I measured the number of seconds it took to perform each of five runs on clean profiles of three browsers:

All of these are running on Fedora 39 on a MacBook Pro with M1 Max.

# Chromium Firefox Web





















These are some…​interesting results:

  • I need to apologize for complaining about WebKit earlier, because it managed to consistently beat every other browser, despite being unable to use the BYOB reader.

  • Chromium is generally the second-fastest, but the results are a bit inconsistent, with some runs taking a full second more than others. (I suspect that this might be due to the way it actually reads the blob data.)

  • Firefox is consistently in last place.

In order to try to drill into this a bit more, I also augmented the code to take some rough estimates of how much time it taken by WebAssembly code and the bindings, taken by comparing performance.now() before and after each call into the loader. If I use those values, suddenly the results change quite a bit:

# Chromium Firefox Web





















All browsers seem to actually spend a significant amount of time outside of the WebAssembly code. Although Firefox is still the slowest, it particularly seems to spend over half of its time elsewhere.

I’m not entirely sure what’s going on here, but I did discover something that I think could be part of the problem: the max buffer size. Every browser tested seems to have a limit for how many bytes it will read every time, even for a user-provided buffer. I updated the code to log the buffer sizes, and the values I observed were:

  • Chromium: 2MiB.

  • Firefox: 64KiB.

  • GNOME Web: 512KiB.

Firefox’s buffers are absolutely microscopic compared to either other engine, which I suspect is part of the reason behind its poor showing. That being said, if I change the BYOB buffer size in Chromium to 64KiB, it still exhibits superior performance, but its internal buffers are still 2MiB large which could be impacting the measurements.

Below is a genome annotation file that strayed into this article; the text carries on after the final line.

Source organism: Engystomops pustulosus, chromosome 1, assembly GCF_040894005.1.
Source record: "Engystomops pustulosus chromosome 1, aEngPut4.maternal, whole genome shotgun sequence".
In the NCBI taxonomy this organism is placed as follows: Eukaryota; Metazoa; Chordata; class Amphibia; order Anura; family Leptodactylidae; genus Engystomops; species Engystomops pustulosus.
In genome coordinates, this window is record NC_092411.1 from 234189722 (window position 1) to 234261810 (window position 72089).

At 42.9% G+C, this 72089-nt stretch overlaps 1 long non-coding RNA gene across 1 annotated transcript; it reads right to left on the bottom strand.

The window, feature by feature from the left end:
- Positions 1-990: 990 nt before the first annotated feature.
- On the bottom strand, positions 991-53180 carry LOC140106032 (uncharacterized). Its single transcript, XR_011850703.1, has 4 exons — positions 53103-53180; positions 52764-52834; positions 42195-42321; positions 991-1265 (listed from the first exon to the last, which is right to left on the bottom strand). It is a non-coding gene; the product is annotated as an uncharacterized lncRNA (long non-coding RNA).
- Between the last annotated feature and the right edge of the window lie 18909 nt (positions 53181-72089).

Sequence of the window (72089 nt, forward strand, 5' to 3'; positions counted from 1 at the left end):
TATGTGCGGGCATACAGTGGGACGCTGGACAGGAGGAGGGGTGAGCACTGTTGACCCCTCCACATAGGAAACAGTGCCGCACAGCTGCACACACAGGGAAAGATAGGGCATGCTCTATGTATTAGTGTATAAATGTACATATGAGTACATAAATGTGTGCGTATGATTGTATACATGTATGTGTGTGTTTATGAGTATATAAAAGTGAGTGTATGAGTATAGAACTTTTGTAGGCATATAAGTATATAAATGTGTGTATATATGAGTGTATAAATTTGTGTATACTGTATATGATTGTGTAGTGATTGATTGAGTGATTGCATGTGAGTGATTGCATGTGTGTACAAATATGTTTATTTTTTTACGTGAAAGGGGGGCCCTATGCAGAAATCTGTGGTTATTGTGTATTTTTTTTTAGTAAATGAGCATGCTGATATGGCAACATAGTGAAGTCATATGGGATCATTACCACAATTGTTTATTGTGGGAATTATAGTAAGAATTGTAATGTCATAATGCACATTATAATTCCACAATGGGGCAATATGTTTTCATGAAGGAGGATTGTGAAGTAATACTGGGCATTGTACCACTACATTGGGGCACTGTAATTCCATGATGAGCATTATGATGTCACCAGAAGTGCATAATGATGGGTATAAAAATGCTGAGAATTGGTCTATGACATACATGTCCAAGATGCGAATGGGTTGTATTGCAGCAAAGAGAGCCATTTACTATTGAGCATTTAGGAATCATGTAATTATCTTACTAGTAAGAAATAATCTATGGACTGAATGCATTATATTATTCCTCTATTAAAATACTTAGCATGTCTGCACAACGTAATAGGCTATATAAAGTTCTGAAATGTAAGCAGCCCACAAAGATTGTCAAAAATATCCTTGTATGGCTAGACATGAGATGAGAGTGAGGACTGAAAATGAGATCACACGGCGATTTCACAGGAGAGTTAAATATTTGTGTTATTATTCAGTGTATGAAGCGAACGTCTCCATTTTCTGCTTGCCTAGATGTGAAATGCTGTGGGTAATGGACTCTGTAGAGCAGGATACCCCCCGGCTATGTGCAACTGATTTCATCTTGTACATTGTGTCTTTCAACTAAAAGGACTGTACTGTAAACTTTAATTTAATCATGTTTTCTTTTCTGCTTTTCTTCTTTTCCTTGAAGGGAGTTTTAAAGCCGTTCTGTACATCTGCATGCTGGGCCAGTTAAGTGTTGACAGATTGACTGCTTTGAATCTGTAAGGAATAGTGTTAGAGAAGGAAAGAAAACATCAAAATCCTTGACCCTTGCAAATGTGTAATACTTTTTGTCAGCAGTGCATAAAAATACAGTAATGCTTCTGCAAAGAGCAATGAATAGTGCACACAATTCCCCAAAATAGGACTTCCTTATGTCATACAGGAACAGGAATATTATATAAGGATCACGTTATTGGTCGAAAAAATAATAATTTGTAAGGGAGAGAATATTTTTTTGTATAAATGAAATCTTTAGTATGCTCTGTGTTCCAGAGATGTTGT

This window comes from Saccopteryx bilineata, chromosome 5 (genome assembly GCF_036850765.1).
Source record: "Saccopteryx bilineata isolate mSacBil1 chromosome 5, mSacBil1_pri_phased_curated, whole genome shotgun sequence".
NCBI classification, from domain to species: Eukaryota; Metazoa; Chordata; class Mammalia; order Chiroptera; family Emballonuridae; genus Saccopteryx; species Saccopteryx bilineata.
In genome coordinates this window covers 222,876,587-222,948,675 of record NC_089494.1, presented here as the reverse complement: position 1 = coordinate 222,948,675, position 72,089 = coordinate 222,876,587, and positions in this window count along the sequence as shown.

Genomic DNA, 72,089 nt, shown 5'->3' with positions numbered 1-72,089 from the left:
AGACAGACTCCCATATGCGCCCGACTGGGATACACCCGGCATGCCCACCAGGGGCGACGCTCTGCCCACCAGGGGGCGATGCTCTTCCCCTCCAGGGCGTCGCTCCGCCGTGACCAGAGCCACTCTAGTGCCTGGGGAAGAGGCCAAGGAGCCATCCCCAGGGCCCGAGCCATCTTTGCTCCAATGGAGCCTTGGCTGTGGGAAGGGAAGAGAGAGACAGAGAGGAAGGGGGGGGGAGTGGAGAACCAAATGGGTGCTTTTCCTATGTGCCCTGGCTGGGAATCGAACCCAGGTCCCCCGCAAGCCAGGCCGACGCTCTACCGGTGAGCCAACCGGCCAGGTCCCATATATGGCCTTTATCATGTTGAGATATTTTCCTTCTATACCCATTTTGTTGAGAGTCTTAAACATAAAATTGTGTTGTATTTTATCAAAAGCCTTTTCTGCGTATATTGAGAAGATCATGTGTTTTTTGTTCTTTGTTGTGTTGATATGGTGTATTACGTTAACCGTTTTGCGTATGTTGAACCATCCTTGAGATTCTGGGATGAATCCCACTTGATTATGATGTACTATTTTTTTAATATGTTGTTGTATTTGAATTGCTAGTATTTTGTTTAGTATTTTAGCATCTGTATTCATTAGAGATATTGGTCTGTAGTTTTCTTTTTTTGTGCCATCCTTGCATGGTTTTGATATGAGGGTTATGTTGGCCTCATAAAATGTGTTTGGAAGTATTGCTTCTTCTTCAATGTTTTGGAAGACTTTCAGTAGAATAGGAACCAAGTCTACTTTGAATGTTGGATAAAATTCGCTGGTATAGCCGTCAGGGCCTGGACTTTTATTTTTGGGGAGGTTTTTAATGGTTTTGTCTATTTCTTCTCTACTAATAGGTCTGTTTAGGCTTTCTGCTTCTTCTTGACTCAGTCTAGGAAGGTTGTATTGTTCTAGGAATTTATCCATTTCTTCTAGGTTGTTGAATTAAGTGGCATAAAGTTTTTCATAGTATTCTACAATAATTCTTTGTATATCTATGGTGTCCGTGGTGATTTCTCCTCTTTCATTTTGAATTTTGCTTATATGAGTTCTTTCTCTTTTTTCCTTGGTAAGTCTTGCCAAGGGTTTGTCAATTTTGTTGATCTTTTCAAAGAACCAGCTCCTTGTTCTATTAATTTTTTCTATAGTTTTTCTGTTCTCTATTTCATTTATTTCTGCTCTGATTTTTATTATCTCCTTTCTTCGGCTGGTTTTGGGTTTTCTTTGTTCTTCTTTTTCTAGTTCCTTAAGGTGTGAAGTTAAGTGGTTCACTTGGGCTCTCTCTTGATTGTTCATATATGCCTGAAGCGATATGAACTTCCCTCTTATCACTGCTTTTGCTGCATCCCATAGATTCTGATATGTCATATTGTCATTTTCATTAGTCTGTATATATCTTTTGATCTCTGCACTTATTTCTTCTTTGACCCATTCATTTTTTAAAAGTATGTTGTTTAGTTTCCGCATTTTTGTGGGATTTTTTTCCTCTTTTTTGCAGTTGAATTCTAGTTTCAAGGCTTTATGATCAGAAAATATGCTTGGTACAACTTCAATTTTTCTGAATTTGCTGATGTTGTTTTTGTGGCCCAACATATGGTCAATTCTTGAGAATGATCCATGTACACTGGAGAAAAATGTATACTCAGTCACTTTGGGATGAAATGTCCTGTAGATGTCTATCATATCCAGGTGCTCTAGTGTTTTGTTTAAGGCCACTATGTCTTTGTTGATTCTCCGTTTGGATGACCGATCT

Amusingly, I also found out that, if I don’t use BYOB readers on Chromium and Firefox, they both regress even further, by ~0.5s on average. Again, kudos WebKit.

What about the rest of the site?

Business logic isn’t exactly enough for a functioning website, since you still need, uhh, the website. The tools I chose for this were:

  • Vue 3: I haven’t seriously used Vue since the 2.x days (due to reasons completely unrelated to Vue itself). It’s come along really nicely since then; I’m particularly fond of how the compisition API plays along with TypeScript.

  • Element Plus for the UI: Well, since the 2.x days, it would seem that the UI framework scene has also changed by quite a bit. I fell in love with the look of Element Plus pretty quickly, and I haven’t had any major issues with it other than some lack of flexibility with the animations for the progress components.

  • Chart.js: At first I tried out some other chart libraries like Observable Plot and ApexCharts, but nothing really got the mix between being robust and supporting interactivity like Chart.js did. I have my qualms (the trial-and-error of setting up ChartJS.register is pretty annoying), but in the end it worked out quite well.

  • Vite: This is actually one of my favorite tools from this list. I do not miss dealing with Webpack and the horrifying ejected configurations at all.

  • Comlink: Robust web worker communication can be tricky, but this takes out almost all of the pain by creating RPC wrappers for the worker’s interface.

  • Bun: I was a bit skeptical of this project for a while, but honestly, I’ve had an enjoyable experience so far. There are certainly some…​rough edges (Vite’s dev server will sometimes segfault after printing a bunch of inotify-errors lolsob), but for development purposes, I’ll happily trade some sanity off in exchange for really fast package management and script startup times. Also, Bun.$ is legitimately brilliant, and I wish more language runtimes had built-in ways to conveniently run shell commands with proper integrated quoting support.

Well, that was an adventure